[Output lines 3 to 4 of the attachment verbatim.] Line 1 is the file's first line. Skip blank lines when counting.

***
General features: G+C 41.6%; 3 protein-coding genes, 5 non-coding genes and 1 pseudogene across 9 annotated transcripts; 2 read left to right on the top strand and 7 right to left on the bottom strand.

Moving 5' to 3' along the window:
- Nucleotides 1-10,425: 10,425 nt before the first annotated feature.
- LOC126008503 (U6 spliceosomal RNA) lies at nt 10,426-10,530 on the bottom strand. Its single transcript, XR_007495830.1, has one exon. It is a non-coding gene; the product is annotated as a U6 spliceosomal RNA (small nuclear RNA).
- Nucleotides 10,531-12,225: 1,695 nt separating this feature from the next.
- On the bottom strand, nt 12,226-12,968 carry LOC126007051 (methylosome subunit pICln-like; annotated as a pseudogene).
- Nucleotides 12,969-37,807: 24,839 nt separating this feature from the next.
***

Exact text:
- Nucleotides 1-10,425: 10,425 nt before the first annotated feature.
- LOC126008503 (U6 spliceosomal RNA) lies at nt 10,426-10,530 on the bottom strand. Its single transcript, XR_007495830.1, has one exon. It is a non-coding gene; the product is annotated as a U6 spliceosomal RNA (small nuclear RNA).